Often in night photography it is too dark for reading the explanatory symbols for the controls on the camera’s body. Photographers need to operate their equipment without looking at the controls, instead locating and adjusting them by feel. You even need to be familiar with the locations of the settings of the illuminated menu system, because these can be very different from normal daytime photography, so as to be able to find them in the menus structure, because reading the manual in the dark could be difficult.
Know Your Gear
Cameras have different characteristics, particularly regarding digital noise performance and inbuilt shake reduction. Just because there is a high ISO setting available it does not mean the digital camera will produce useable images. This is often a creative decision for the photographer as to how much noise they find acceptable in each situation. This takes some experimentation with different ISO settings to find the upper ISO setting that limits noise to a comfortable level.
Various camera systems offer shake or vibration reduction systems, either in the camera body or built into the lens. This allows slower shutter speeds without the need for tripods or other supports. Their effectiveness is influenced by how steady individual photographers can hold a camera, so experiment and find the slowest shutter speed that produces sharp pictures with each system.
Normally the best image quality comes with low ISO settings as these minimize any digital noise produced in the image making process. In low light photography some noise is almost inevitable and in some situations adds to the mood. Carefully select higher ISO settings to give enough sensitivity to produce the image while balancing the amount of noise. Expect some digital noise in dark areas.
Flash Ruins The Mood And Colors Of Dim Lighting
Particularly in concert photography using electronic flash is either ineffective or overpowers subtle stage lighting designed as an integral part of the performance.
Find the Light
Rather than lament the lack of light in one location, search out spots where the light is good and make the best use of it. Sometimes this means waiting for the subjects to come to the light.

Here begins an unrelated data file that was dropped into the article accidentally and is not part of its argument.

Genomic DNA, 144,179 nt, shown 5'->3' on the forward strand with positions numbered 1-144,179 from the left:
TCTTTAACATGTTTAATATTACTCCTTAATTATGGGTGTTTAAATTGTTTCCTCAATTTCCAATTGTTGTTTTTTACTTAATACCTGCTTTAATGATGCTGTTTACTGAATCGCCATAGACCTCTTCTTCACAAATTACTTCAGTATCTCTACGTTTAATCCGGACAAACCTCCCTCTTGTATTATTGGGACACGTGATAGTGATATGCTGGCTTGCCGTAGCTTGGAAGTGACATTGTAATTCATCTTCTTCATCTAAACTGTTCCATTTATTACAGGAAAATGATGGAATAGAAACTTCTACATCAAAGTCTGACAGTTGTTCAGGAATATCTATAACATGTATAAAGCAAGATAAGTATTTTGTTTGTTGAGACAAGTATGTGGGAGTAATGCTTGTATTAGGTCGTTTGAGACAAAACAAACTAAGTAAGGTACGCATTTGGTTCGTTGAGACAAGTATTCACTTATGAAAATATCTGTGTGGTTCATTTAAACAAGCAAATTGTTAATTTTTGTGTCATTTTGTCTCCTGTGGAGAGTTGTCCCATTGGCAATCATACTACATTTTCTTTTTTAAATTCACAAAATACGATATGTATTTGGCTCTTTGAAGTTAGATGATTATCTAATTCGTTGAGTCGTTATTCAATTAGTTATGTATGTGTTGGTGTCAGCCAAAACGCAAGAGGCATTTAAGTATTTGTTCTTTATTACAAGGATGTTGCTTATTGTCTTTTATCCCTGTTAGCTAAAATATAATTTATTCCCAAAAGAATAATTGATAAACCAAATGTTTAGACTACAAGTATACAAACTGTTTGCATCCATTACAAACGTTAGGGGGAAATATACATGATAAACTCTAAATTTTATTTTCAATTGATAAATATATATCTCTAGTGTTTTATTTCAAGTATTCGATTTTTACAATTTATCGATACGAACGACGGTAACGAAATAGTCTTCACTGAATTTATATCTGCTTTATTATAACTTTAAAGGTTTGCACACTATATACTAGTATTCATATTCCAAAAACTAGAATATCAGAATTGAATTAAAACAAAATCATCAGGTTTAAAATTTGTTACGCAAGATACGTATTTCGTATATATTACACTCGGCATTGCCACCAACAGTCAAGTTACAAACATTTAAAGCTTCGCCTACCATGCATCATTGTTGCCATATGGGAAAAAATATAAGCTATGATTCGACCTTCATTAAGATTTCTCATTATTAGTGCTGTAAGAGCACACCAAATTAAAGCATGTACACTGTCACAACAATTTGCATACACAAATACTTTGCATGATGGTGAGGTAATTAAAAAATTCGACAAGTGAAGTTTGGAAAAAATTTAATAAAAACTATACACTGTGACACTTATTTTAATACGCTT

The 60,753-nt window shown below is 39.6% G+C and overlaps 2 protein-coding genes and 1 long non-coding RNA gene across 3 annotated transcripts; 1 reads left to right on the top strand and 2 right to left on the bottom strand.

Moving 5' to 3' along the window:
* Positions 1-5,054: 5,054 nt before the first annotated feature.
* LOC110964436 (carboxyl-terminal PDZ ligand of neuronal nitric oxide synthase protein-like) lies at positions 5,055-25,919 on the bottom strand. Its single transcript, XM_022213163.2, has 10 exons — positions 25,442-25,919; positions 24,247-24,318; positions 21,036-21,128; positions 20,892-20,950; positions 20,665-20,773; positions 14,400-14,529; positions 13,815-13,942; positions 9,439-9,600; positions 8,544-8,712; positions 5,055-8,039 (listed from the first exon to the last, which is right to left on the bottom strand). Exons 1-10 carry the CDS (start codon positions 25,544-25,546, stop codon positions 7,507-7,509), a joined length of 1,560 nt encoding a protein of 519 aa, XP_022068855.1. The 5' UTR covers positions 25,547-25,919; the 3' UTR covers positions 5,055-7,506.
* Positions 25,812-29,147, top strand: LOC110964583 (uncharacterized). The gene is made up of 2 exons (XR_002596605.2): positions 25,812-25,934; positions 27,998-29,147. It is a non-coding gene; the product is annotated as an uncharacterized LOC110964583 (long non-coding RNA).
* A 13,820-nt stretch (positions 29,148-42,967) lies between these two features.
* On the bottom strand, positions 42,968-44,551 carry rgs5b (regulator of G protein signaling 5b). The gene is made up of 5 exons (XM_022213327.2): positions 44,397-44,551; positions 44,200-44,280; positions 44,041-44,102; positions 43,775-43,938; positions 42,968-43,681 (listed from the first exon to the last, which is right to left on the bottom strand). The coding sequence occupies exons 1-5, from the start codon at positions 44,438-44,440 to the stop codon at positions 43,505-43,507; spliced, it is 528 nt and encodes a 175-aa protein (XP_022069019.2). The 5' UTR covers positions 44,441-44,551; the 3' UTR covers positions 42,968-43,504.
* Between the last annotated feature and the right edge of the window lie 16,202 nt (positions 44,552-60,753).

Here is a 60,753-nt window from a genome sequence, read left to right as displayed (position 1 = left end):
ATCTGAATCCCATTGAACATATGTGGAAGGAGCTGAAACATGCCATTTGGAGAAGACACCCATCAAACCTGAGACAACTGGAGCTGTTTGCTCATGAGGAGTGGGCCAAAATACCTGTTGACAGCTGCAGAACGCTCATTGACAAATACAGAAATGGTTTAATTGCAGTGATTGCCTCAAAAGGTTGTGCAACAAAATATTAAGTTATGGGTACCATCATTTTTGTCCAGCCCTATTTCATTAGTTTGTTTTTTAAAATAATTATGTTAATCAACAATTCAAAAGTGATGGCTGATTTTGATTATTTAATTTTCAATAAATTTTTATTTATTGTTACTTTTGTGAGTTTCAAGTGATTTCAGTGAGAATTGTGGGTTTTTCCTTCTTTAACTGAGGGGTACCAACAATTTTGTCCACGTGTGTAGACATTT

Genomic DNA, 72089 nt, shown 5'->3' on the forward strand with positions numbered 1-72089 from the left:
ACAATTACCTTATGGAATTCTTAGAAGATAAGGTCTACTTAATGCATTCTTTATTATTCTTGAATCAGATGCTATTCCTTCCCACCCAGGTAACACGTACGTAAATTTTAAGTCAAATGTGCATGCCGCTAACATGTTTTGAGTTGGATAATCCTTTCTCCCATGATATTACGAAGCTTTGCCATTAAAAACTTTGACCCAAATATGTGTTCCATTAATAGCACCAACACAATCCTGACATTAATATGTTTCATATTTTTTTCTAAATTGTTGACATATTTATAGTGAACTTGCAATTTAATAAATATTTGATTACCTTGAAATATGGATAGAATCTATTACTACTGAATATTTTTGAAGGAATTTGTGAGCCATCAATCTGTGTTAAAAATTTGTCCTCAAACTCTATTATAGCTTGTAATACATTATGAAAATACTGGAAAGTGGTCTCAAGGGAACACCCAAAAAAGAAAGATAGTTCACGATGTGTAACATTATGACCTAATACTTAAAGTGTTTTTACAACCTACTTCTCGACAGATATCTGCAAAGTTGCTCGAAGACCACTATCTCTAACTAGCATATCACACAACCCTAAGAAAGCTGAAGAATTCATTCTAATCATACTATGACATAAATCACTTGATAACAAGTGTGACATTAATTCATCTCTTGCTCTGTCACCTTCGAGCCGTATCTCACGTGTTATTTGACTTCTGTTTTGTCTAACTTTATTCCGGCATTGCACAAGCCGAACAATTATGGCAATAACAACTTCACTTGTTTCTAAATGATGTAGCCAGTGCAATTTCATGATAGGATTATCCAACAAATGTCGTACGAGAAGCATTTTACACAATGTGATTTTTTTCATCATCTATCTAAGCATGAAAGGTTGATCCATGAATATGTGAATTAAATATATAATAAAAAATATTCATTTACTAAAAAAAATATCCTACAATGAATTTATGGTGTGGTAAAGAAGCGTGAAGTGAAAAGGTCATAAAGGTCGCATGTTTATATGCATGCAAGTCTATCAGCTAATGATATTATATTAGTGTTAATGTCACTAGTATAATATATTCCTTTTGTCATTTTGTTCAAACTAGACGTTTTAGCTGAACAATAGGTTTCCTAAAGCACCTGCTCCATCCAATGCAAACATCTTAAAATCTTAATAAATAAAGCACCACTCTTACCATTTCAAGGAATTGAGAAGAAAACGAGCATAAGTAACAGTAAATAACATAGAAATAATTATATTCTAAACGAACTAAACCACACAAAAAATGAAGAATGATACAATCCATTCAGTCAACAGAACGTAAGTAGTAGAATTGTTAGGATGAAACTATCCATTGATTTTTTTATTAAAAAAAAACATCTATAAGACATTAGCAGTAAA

- Wide Angle Lens: Shorter focal length lenses are often better in night photography as they are not as sensitive to camera shake due to slow shutter speeds as are longer focal length lenses. A photographic rule of thumb is the slowest shutter speed for safe camera handholding is 1/focal length of the lens.
- Prime Lenses: These lenses often offer wider apertures to let in more light at a reasonable cost. For example, a 50mm f1.4 is a common choice for low light photography as even expensive zooms struggle to go beyond f2.8.
Manual Metering Mode
Auto metering modes are programmed for daylight shooting and attempt to expose for 18% gray and overexpose the shots, low light shots should be dark. Experiment and use the LCD monitor as a rough guide to aperture, ISO, and shutter speed. Take a number of shots at different apertures and shutter speeds until you get a feel for how the camera’s LCD screen displays images. It is a guide not a precision exposure meter.
Learn To Hold The Camera
If the camera has an optical viewfinder in then use it in preference to using a live view image on the LCD screen. This is start to holding the camera properly to minimize camera shake at the slower shutter speeds of low light photography. Elbows tucked into the body and camera viewfinder braced by the head is the most stable camera holding technique. Also look for solid objects such as walls fences chairs, and garbage bins help to steady the camera – of course use a tripod if possible.
Sometimes flash is useful in available light photography so long as it is only part of the overall lighting plan, such as highlighting a portion of the scene. There is more on this topic in upcoming advanced flash techniques articles.